That Gum You Like

Road trip vol. 2

Posted in Road Trip by Dave on December 13, 2009

Hey hey hey–

Since I last checked in, I’ve driven about 2000 kilometers, and I’m now crashing at the Ayers Rock resort, tourist trap extraordinaire. They’ve got backpacker accommodations (what the rest of the world would refer to as a hostel) for about 30 bucks a night, which really isn’t so bad, and is certainly the cheapest thing I’ll find outside of sleeping in my car.

So, right. Since I checked in last I’ve stayed firm in my decision to crash in hostels rather than my car. It’s become much less about not wanting to get murdered, and much more about the fact that my car is basically unsleepable. Forget the fact that it’s small, although that’s certainly a problem. The big issue here is that it’s hot. Hot like I’ve never dealt with in my life. The sun is insanely powerful. Sitting in the car with the A/C blasting–my natural state out here– is perfectly comfortable, but if your skin is under direct sunlight, you know it. Walking around outside is a joke, after a minute you can feel your skin enter its death throes. I’m not a big sunscreen guy (sorry moms) and I’m fairly sure I’ll be returning to the US a genuine redneck.

So given the fact that sun rises well before I’m capable of functioning, sleeping in the car has proven to be more annoyance than it’s worth. Hostels are generally cheap enough, and getting a good nights sleep, a shower (although I must admit I’ve been drying myself with old shirts, they never provide towels), and usually something for breakfast is worth the 25 bucks it typically costs.

After Adelaide I crashed in Port Augusta. The last water access as you move north, it’s not desert yet. The town, to be honest here, has more or less nothing going for it. It’s the biggest thing between Adelaide and Alice Springs (a bustling 19,000), but you’d never guess. God knows what the primary industry here is, I saw almost zero locals outside of the high school dance I accidentally crashed looking for a bar, and unlike nearby Port Pirie, there was no enormous, mysterious plant looming over the downtown. I watched the sun go down over some scrubby mountains and crashed early.

The next day took me into the beginnings of the Outback, and to the most bizarre place I’ve come across in my travels here, Coober Pedy. Coober Pedy (pop. 4000) is the opal capital of the world, responsible for nearly 80% of the world’s opal supply. In an attempt to escape the oppressive heat, and taking advantage of the preponderance of explosives and empty mine-shafts, most locals live underground. I actually stayed in an underground hostel, which was pretty awesome. No need for A/C, it stays a temperate 23 degrees centigrade regardless of what madness is going on topside. It’s also by far the most popular stopping place between Adelaide and Alice Springs, bringing through dozens of tourists like myself each day in the off season, and hundreds a week in the peak of the year (may-sept.). I arrived in town in the late afternoon, and quickly signed on to stay two nights. I decided I needed a full day to even begin to figure this place out.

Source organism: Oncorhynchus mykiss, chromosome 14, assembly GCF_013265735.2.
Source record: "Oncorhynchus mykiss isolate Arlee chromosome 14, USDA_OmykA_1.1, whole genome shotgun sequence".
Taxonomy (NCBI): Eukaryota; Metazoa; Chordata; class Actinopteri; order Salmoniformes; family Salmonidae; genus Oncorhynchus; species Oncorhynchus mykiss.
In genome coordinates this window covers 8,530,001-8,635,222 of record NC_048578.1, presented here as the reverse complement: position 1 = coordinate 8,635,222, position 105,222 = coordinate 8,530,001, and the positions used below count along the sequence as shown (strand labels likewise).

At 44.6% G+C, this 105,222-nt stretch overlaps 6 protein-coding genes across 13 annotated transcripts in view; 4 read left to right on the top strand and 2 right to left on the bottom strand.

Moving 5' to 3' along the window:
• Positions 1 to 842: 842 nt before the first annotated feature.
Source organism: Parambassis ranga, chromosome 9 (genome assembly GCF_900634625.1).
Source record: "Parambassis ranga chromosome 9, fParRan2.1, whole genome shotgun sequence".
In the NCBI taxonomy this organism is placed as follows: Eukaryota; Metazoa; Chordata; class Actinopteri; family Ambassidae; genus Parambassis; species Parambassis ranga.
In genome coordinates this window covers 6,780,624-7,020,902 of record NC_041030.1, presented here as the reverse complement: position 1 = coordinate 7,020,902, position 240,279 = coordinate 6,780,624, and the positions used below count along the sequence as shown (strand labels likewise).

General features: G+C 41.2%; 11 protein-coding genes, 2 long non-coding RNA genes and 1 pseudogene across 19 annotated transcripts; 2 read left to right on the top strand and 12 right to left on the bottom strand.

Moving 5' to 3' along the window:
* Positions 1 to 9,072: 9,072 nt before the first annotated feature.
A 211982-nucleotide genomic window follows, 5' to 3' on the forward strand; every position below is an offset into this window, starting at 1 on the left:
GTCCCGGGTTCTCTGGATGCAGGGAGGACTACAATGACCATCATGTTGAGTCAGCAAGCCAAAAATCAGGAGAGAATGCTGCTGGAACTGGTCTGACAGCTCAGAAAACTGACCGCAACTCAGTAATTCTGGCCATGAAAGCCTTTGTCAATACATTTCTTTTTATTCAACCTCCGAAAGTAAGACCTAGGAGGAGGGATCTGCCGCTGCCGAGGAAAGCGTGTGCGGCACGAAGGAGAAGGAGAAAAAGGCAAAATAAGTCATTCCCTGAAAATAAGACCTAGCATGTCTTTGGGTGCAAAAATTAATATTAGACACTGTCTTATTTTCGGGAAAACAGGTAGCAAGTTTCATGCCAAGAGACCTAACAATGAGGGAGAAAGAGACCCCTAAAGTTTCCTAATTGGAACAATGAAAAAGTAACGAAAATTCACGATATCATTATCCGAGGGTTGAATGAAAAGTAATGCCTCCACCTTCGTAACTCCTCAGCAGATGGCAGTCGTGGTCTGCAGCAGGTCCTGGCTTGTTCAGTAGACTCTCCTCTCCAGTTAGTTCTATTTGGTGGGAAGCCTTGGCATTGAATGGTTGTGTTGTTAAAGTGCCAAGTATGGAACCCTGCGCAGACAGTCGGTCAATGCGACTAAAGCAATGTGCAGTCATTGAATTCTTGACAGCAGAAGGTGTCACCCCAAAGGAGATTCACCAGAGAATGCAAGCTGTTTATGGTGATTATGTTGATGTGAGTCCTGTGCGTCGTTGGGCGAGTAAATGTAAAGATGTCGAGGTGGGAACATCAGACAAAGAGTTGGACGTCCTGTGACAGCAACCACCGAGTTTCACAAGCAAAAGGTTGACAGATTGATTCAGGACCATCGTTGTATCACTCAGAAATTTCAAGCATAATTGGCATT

I would be lying if I said I had a handle on the way the place works, but I left Coober Pedy with at least a marginal understanding of the town. And to tell the truth, it’s a pretty sad place. 80% of the worlds opals doesn’t come without some significant landscape altering, and the area around town is surrounded for miles with enormous piles of dirt. It takes a particular kind of person to decide they’re going to pull up stakes and gamble their whole lives on mining for opal: ballsy and desperate are two words that come to mind. As far as I can tell, most people fail; a quick walk around town revealed dozens of abandoned shops and boarded up houses. All the miners I met were holding down day jobs in the various tourist traps, running mine tours or selling pretty awful jewelry and opal-encrusted boomerangs (for real). Having said all that, I ended my second day sitting on the porch with the owner of the hostel, watching the sun set over the desert and we agreed that, mining aside, it wasn’t a bad place to sit and drink beer in the evenings.

This morning I blew out of town around 10, and made the trek up to Yulara. A pretty sizable drive, I pulled into town around 6, a few hours after crossing the border into the Northern Territory. Ayer’s Rock is in a national park, and just outside is the town of Yulara, which exists exclusively to give people looking at the rock a place to stay. It’s insanely overpriced, but that’s what you get for putting this enormous rock way in the middle of the goddamn desert. Oh right. The border between South Australia and the Northern Territory is marked by a change in geography from what you thought was desert to okay, holy shit, this is actually just sand and tumbleweeds, this is the desert.

I’m gonna be here for a few days, so I’ll update again once I have a better feel for this whole rock thing. Be well, y’all.

P.S. Sorry for the lack of pix. The internet that I can manage to scrounge is far too slow (and costly) to upload. I’ll do a huge photo post when I’m back in the land of real internet.

Road Trip, Vol. 1

Posted in Adelaide, Road Trip by Dave on December 10, 2009

hey kiddos–